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Help, Book Suggestions Please


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Hi all


I need to take advantage of all that font of knowledge out there and so have hijacked the forum to do it (Sorry Steve!!!!!)


My friend has rather boldly taken on the task of trying to purchase new books for the junior library of the primary school that our children go to.


She would love to hear book suggestions for children in years 3 to 6, so roughly 7 to 11 year olds. The school is a C of E school attended by a broad spectrum including some very acedemic kids and so variety is the key to cater for all tastes.


She is particulary struggling to find reading matter for girls. Animal stories are fine, but she worries about the content of some of the current authors such as Jacqueline Wilson in a school library. As she put it, "I picked up one and read the line 'does this make my bum look fat' and didn't think I should buy it for school". She appreciates girls mature faster than boys etc but feels nervous about stocking the library with books that might cause offence to some parents. She is however open minded and if your experience of these books is positive then she would love to hear your views.


So please have a rummage around your own children's reading matter or ideas from your own reading and post your suggestions and if possible a few words to describe the books here so that I might pass them on to my friend.


Thanking you all in anticipation of your help :D:):D:)



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Not sure I can help really-as a parent of the other sex :o --but the Horrid History series seem to be a success.


Have you thought about asking the School Library Service? They are usually pretty good for advice and may even sell you books at a good price, complete with plastic covers etc. AT least the one in my area did/does!

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Guest alisonjayne

Hi susan

I am lucky to live very close to the best children's book shop ever. They do have a website you can visit. www.ncbonline.co.uk

The lady who owns it used to be a children's librarian for many years and tries to read every book that she has on her shelves. I am sure that you will find someone there to help. Some books my own girls have enjoyed have been are those by David Almond especially skelig (that doesn't look right!) Journey to the River Sea by Eva Ibotsen and Jaqueline Wilson books although I did like to read them first to look at the content. Saffy's Angel was also popular. I don't know where you are based but a visit to the Norfolk Children's Book Centre is really worth while and they let you browse and give you free tea & coffee. :D:D:D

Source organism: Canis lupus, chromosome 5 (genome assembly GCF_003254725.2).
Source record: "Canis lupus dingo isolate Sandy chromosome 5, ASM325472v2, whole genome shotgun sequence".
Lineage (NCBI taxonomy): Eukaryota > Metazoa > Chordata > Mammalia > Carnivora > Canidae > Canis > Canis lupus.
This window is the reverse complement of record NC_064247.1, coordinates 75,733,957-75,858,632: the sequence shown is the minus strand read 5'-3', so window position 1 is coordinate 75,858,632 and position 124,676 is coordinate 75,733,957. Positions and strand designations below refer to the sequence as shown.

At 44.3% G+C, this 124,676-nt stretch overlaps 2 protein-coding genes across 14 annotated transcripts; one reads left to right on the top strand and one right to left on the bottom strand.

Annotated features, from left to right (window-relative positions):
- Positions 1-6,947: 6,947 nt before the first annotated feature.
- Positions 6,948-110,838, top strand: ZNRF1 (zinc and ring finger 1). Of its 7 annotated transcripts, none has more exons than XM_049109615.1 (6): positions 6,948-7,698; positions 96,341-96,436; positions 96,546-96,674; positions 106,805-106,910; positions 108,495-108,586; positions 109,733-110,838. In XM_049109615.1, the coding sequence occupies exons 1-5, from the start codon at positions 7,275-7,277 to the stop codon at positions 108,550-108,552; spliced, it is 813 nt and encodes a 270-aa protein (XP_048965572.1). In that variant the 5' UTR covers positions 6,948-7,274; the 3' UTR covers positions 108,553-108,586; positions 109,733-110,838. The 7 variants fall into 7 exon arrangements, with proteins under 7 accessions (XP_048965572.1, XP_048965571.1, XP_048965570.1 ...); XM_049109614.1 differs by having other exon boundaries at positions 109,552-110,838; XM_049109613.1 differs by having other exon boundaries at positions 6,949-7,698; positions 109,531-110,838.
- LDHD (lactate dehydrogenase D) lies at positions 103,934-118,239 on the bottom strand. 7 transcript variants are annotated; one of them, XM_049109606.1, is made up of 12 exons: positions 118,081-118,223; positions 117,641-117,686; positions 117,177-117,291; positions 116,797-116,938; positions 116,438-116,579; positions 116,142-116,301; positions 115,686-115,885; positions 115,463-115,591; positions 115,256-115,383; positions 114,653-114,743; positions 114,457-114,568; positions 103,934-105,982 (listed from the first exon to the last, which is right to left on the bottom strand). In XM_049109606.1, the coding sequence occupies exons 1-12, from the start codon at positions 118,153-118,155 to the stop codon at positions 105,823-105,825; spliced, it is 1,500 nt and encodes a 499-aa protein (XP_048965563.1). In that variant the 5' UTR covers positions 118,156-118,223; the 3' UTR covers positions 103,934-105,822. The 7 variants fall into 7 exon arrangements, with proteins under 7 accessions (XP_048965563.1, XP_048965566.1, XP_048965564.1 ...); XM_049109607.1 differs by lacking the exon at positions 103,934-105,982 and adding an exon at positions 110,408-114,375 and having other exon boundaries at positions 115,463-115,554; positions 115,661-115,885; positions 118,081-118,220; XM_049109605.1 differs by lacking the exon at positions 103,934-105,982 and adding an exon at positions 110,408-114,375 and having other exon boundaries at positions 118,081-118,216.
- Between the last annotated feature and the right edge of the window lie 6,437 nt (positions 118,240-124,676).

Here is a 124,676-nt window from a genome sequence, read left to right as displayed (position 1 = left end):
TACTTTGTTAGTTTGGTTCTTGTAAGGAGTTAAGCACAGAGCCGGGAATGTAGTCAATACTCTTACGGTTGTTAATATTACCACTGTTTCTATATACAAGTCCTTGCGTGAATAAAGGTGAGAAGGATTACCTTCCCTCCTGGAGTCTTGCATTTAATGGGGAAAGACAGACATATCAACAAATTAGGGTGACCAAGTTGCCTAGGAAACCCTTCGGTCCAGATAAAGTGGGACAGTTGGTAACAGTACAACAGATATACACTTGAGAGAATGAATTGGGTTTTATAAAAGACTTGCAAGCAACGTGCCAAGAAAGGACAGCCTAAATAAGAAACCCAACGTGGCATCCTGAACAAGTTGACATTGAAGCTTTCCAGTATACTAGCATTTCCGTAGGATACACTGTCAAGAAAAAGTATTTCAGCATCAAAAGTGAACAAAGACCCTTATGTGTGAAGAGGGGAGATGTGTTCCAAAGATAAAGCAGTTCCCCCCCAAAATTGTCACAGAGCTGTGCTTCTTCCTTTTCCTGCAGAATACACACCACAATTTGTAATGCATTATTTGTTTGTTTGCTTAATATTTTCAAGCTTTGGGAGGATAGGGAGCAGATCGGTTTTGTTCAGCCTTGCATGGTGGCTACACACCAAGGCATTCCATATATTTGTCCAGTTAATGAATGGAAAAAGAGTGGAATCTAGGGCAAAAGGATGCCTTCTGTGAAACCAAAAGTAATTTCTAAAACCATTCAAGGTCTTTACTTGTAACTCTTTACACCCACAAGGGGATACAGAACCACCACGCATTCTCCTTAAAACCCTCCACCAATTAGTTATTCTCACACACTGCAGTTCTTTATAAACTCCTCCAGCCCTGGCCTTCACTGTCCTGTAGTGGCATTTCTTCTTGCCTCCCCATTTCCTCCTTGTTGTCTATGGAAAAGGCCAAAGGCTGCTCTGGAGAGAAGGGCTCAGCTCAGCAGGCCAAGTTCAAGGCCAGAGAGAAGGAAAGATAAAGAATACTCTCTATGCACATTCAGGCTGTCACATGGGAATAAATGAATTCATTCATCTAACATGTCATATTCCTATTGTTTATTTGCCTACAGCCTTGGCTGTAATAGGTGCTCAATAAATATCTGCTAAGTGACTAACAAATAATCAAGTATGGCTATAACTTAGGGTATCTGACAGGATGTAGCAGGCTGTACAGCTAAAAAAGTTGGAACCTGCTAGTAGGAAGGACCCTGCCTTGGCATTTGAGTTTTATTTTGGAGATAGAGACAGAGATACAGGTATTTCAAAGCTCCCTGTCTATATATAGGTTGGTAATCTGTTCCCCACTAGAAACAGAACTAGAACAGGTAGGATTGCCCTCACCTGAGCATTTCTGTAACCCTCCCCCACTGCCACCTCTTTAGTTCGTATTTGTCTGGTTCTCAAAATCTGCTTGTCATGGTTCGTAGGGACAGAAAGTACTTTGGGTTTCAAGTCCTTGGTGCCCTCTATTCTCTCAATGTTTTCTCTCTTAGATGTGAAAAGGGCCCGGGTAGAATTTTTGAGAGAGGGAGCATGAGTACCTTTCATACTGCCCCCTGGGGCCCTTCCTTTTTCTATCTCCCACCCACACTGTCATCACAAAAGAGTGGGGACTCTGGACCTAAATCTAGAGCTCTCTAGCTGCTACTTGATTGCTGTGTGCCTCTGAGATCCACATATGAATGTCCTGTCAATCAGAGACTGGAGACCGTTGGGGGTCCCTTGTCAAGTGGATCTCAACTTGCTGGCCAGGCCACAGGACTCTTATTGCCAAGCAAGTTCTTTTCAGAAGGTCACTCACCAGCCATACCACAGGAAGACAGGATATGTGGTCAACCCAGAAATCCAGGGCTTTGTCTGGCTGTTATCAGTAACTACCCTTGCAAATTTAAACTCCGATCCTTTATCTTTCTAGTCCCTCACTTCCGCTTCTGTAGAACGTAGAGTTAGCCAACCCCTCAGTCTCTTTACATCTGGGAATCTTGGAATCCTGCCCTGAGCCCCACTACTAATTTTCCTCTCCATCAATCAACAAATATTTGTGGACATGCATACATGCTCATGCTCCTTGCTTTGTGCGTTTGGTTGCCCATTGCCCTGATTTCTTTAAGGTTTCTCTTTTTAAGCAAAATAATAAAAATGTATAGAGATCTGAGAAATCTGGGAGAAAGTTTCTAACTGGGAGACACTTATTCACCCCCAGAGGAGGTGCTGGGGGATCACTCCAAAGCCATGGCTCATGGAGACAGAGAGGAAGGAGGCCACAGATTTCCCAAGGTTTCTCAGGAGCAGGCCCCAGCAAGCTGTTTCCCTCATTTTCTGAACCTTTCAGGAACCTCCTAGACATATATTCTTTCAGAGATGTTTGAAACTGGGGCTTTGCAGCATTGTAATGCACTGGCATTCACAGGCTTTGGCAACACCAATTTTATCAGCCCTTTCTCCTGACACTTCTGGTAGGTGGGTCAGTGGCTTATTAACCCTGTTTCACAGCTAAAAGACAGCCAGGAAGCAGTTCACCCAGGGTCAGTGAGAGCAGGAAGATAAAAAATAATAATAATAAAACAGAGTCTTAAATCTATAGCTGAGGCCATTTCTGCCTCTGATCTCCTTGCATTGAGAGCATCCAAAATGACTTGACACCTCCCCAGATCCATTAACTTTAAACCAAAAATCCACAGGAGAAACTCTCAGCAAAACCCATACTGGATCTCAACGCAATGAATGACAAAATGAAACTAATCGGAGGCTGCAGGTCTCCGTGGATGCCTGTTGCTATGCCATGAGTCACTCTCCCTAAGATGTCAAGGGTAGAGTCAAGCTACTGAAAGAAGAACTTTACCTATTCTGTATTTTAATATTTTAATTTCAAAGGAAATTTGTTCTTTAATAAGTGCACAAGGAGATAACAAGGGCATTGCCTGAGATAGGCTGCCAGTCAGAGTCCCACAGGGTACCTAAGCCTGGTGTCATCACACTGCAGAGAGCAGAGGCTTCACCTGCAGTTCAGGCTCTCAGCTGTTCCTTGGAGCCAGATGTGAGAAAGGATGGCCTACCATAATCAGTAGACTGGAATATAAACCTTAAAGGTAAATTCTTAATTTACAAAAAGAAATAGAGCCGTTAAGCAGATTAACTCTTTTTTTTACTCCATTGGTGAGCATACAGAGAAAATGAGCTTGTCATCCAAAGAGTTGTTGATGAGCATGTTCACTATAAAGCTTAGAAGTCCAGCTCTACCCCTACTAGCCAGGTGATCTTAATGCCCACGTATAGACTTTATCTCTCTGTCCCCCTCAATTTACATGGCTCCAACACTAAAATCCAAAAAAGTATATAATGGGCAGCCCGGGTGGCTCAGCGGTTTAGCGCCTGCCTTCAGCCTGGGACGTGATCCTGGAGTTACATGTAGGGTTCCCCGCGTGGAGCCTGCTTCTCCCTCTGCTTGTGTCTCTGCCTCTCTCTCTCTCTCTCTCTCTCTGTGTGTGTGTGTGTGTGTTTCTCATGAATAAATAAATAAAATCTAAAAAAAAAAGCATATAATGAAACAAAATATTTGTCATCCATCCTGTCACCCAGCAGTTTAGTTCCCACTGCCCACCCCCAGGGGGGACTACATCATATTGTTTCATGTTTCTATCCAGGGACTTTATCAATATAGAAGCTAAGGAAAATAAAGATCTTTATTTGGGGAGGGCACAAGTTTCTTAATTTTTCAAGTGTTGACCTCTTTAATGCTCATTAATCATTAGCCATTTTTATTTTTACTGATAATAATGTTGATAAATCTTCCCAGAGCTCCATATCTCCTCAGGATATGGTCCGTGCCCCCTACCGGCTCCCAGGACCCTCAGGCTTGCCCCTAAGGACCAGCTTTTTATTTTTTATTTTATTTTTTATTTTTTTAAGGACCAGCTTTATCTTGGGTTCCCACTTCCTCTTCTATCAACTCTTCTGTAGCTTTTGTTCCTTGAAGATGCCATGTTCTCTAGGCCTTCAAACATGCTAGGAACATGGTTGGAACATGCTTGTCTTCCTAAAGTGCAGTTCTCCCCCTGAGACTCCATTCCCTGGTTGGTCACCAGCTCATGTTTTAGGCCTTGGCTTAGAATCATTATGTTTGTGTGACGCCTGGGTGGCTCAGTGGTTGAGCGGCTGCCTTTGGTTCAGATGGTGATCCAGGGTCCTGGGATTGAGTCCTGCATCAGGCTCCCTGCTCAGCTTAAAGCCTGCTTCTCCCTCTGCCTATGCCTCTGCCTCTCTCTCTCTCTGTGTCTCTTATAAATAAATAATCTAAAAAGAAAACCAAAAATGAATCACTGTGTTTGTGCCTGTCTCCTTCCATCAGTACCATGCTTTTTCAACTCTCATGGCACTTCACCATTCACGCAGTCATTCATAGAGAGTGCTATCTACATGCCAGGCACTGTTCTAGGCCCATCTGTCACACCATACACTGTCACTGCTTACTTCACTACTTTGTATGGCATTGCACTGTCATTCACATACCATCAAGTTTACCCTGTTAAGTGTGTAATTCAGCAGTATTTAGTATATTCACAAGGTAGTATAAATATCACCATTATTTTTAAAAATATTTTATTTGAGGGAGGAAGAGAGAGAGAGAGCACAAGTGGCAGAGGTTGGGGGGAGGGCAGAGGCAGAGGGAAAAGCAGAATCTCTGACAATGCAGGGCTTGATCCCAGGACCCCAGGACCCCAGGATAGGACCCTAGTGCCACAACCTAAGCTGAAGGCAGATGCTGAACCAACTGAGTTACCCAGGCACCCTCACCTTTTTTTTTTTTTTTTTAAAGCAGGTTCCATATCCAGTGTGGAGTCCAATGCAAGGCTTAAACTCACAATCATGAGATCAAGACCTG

Happy book hunting


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Guest Sycamore

We get all our books from Kent County Books and you can go there and buy or ring them and ask them for an amount of books for a certain age group for a certaain price and they will do it for you.

Fab place, but obviously depends where you are situated. We are in london and they deliver to us.

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Oh Sue,


One of my favourite things is reading childrens books. I regularly read my favourites (all the Narnia stories- even voted in the Big Read!) but also try to read and recommend books for both my daughters (5 and *) sad mum I know.

Any way here goes:


Philip Pullman I was a Rat, Spring Heeled Jack (parts are in a comic book from), Clockwork, Count Karlstein, The Firework Makers Daughter as well as the Sally Lockhart series (The Ruby in the Smoke, The Shadow in the North atc) and The Dark Materials (need to be sensitive to religious concerns, but I thoroughly enjoyed the trilogy and have read it numerous times, have discussed the books with other adults and older children as it does raise issues about religion). I do feel that as many of these books are being made into films (J K Rowling, Lemony Snicket, Dr Suess!!!), part of frenzied culture at times that it can be valuable to read what the autor originally meant or included in their story


What about Roald Dahl, obvious favourite as I still like to read The Magic Finger, Danny the Champion of the World, Fantastic Mr Fox- I wanted to be a fox!


Also Jenny Nimmo (Charlie Bone stories), Georgia Bing (Molly Moon), Anne Fine (Google Eyes, Madame Doubtfire) and don't foget Horrid Henry (light relief) by Francesca Simon (lovely illustrations by Tony Ross).


Good collections of poetry The works chosen by Paul Cookson, This poem doesn't rhyme edited by Gerard Benson.


Sorry I'm beginning to flag without access to my daughters book shelves and its too late to go in now.


Hope this helps



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These may be a bit old fashioned now (?), but how about Alan Garner, Ursula LeGuin and Leon Garfield? On reflection, they might be a tad 'old', as in ability, but hey, they'll encourage children to stretch themselves!


Sue :D

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